Lighting The Dark Fibers For The
If you've ever gritted your teeth waiting for a download, or been a
participant in a VoIP call that sounded as if the person you are speaking
with was located somewhere past the third moon of Jupiter, you understand
the frustration of having more application than bandwidth. It's a problem
with which we are probably all familiar. So can you imagine the scenario
of having more bandwidth than application? Sounds similar to listening to
a supermodel complain she's too beautiful, wealthy and popular, doesn't
It is, however, precisely the problem the consortium to develop Internet2,
the next-gen, ultra high-speed Internet, is currently having. As often
happens when you build it bigger, smarter and faster, capacity at first
exceeds practical use. (Recall Bill Gates' famous and oft-quoted 1981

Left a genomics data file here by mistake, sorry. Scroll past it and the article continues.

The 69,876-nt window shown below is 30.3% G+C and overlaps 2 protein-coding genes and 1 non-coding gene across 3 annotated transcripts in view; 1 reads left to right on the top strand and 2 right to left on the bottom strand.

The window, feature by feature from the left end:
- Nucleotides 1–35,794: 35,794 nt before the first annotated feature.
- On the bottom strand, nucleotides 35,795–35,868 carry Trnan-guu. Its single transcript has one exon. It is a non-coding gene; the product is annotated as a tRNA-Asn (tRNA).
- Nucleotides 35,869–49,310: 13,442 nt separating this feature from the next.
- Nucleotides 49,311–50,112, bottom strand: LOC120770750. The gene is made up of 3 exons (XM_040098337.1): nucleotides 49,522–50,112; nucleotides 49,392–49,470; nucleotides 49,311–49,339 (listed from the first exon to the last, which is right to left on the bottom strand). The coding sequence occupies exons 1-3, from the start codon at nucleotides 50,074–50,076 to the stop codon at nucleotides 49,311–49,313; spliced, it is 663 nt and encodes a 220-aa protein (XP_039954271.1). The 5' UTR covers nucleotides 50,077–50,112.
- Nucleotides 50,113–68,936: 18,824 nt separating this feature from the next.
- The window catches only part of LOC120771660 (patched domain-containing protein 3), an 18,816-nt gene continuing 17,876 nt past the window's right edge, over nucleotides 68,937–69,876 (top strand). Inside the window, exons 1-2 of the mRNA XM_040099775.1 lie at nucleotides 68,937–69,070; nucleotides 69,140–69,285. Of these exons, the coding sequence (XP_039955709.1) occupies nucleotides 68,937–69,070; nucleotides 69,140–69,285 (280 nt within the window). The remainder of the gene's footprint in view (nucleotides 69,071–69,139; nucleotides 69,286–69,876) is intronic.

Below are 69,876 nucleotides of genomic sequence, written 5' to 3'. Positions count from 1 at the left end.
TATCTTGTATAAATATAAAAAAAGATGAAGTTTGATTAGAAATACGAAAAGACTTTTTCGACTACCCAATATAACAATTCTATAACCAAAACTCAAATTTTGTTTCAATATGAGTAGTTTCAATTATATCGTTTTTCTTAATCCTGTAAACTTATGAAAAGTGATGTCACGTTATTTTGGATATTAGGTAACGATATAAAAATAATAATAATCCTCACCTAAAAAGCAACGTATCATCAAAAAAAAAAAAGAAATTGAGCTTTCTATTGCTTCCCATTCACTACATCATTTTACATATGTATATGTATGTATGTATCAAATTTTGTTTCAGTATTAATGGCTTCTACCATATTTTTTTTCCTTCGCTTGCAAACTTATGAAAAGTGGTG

statement, "640k ought to be good enough for anybody.") As a
basis for comparison, the fastest you'll see on the Internet today is
several hundred megabits per second. The ultimate goal of the Internet2
project is to see gigabits per second. Sowhen you want to test the
potential of such a system and transmitting a paltry MP3 file or short
video clip is akin to trying to track a gerbil in Times Square, what do
Let's talk about what this next-gen Frankenstein is, first. The
Internet as it exists now is comprised of a number of
"backbones"themselves comprised of thousands of miles of
fiber optic cables that crisscross a country like fine mesh. The debut of
Internet2 will likely come from the cooperation of two ultra-high speed
backbones, both still in their developmental tweaking stages. The first
belongs to the world of research and academia and is called the vBNS (Very
high-speed Backbone Network Service). The vBNS was developed by MCI
WorldCom in response to a request by the National Science Foundation,
or NSF (the group responsible for the Internet we currently know and love,
from its humble roots in the 1960s to the present). The super-fast vBNS is
currently used to network U.S. research facilities and universities to the
The second ultra high-speed creation making headlines is the backbone
developed by the University Corporation for Advanced Internet